The court pointed to three categories of evidence as showing constructive knowledge: (1) “serious and widespread” infringement based on three law enforcement raids to execute search warrants, arrest subtenants and seize alleged counterfeit products; (2) the mall’s manager and attorney meeting with the local police department to discuss counterfeit sales at the mall after the plaintiffs sued; and (3) the defendants’ ability to inspect each retail space in the mall to see if retailers displayed goods with Luxottica’s marks at suspicious prices after receiving demand letters from the plaintiffs identifying certain retailers. It made this determination despite acknowledging evidence of “a legitimate secondary market for Ray-Ban and Oakley eyewear.”
The opinion did not decide, and thus leaves open, the requisite knowledge standard for contributory infringement in the Eleventh Circuit. The court’s analysis, however, departs from the framework adopted by other courts by finding sufficient evidence based on more generalized knowledge of the alleged infringement, rather than limiting its consideration to knowledge of the specific infringing acts. In affirming the landlord’s liability for the acts of its tenants, the Eleventh Circuit thus left open the possibility of holding service providers liable for contributory trademark infringement based on a reason to believe that their services are being used for infringing purposes.
In Board of Regents of the University System of Georgia v. One Sixty Over Ninety, the Georgia Court of Appeals held recently that a state entity is not immune from trade secret claims brought under the Georgia Trade Secrets Act. The ruling paves the way for courts in other states to deny sovereign immunity in trade secret cases.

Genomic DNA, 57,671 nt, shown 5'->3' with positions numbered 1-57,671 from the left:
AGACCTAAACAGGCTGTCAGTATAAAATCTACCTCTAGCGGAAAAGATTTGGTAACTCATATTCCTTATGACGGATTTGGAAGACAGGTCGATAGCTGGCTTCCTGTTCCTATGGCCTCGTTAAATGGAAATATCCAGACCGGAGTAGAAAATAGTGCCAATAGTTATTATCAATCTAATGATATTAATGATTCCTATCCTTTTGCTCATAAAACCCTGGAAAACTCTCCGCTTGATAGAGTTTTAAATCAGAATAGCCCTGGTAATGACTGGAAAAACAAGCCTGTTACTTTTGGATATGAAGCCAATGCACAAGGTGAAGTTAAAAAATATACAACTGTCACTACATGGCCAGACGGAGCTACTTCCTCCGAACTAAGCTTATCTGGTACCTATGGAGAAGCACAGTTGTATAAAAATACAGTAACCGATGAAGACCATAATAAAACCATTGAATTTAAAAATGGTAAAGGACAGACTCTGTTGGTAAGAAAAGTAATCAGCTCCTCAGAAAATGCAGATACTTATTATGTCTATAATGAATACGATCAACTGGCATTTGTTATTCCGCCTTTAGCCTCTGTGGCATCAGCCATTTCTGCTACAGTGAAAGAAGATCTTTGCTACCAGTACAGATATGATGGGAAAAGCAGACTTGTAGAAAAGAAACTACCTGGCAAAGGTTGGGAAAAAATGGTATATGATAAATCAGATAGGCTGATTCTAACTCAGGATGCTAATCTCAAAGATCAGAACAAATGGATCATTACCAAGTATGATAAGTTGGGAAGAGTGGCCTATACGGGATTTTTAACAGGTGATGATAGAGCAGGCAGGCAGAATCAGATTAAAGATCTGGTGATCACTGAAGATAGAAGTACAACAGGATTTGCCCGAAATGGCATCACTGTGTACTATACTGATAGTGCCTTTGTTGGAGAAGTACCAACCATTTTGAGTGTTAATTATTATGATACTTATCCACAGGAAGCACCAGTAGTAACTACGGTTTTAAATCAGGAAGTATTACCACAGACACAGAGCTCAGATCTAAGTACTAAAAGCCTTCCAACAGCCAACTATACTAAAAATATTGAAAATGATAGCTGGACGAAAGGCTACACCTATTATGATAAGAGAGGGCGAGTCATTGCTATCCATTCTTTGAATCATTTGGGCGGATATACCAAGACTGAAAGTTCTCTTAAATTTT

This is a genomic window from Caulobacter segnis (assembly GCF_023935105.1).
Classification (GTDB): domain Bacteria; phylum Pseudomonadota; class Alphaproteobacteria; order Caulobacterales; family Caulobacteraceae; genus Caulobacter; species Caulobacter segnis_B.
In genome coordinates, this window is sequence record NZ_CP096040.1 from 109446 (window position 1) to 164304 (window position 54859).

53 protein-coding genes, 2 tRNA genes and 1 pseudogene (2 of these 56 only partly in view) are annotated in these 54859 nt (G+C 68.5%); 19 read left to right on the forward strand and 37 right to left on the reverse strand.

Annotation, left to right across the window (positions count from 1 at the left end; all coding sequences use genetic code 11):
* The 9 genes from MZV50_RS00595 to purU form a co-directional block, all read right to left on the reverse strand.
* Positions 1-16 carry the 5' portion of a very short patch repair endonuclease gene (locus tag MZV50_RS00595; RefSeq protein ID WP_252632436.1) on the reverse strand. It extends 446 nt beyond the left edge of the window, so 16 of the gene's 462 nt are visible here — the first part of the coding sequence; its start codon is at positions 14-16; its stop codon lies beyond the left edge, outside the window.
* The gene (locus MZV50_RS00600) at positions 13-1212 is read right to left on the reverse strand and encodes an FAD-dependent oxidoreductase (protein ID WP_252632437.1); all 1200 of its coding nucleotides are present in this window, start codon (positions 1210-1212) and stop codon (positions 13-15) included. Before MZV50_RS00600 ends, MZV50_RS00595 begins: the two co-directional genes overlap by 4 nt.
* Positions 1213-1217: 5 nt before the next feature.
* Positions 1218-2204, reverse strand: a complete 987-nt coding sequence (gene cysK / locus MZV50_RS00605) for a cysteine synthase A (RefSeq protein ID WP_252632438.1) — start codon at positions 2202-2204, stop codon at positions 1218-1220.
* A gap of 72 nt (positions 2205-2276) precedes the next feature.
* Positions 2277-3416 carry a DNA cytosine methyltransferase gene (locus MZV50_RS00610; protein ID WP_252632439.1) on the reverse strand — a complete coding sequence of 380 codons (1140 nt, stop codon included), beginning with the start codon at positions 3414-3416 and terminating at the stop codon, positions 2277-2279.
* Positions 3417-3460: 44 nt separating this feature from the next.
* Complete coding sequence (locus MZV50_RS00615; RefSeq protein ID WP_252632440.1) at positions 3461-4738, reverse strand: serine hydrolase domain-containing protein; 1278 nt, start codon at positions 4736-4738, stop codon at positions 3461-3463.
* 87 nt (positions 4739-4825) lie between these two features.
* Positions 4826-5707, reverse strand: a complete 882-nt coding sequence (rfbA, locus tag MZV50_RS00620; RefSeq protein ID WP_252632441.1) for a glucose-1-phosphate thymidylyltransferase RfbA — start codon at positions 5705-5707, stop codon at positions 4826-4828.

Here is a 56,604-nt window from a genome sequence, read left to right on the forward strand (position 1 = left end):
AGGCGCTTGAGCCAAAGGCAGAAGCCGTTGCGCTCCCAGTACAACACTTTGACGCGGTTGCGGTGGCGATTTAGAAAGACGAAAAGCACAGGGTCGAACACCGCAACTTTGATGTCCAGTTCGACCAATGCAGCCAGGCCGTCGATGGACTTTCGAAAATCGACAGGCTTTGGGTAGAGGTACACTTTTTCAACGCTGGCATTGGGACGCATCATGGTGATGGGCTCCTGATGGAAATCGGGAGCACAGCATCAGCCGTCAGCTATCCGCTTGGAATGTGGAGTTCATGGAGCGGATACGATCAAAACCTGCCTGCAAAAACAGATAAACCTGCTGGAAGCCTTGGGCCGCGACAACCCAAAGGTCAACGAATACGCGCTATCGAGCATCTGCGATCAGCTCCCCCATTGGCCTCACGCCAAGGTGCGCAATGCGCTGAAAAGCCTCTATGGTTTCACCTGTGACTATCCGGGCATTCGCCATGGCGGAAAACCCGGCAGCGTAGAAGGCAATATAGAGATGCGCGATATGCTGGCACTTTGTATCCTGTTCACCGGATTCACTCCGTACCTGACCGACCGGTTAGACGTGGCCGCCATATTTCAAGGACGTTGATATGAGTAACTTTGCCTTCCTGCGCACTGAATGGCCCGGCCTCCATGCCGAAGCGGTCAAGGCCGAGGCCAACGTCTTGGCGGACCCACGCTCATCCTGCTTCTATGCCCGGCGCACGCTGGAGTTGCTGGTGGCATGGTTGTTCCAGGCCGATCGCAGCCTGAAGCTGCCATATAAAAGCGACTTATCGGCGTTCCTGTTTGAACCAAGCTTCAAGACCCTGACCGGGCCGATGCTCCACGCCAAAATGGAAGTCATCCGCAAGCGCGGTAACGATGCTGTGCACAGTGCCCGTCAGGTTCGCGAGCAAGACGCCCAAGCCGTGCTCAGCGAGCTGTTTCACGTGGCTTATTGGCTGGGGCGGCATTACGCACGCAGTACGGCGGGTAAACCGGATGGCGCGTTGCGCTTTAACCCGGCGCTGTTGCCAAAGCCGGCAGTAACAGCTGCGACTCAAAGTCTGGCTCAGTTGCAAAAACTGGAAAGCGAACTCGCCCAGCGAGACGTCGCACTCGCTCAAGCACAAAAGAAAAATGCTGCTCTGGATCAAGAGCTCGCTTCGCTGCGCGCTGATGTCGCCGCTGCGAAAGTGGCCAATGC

One Sixty, a creative services agency that provides branding and strategy services, claims that it shared confidential information with the University of Georgia through recorded webcasts and a written response to UGA’s request for proposal for a branding initiative. One Sixty ultimately lost the branding initiative bid to Ologie, LLC, its direct competitor in the higher education community. Despite UGA’s assurances that One Sixty’s responsive information would remain confidential, a UGA employee allegedly shared One Sixty’s recorded presentations and a selection of One Sixty’s creative work samples with Ologie, which used this information to compete with One Sixty in other proposals.
One Sixty sued UGA for misappropriation of its trade secrets under the Georgia Trade Secrets Act. UGA moved to dismiss, arguing that One Sixty’s trade secret claims were barred by sovereign immunity, which shields the state from suits seeking to recover damages unless immunity is explicitly or implicitly waived. The trial court, however, disagreed and concluded that One Sixty’s trade secret claims could move forward against UGA.
Affirming the trial court, the appellate court determined that the language of the Georgia Trade Secrets Act does not contain an express or implied waiver of sovereign immunity. But that did not end the inquiry. The appellate court next examined Georgia tort law, the history of the Uniform Trade Secrets Act and claims available under the Georgia Trade Secrets Act. It ultimately concluded that a violation of the Georgia Trade Secrets Act is a tort that a litigant may pursue as a claim against a state entity under the Tort Claims Act — a statute that does contain an express waiver of sovereign immunity.
The One Sixty decision comes on the heels of a 2018 ruling from the U.S. District Court for Massachusetts in Fast Enterprises v. Pollack, which held that the Defend Trade Secrets Act does not create a federal cause of action for trade secret misappropriation against a state government. In that case, the district court noted that this issue “must be resolved by the state courts or the state legislature.” Litigants seeking to bring trade secret claims against state entities should therefore be mindful of the differences between federal law and state law, and should consider these distinctions in deciding whether to bring a state or federal trade secret claim.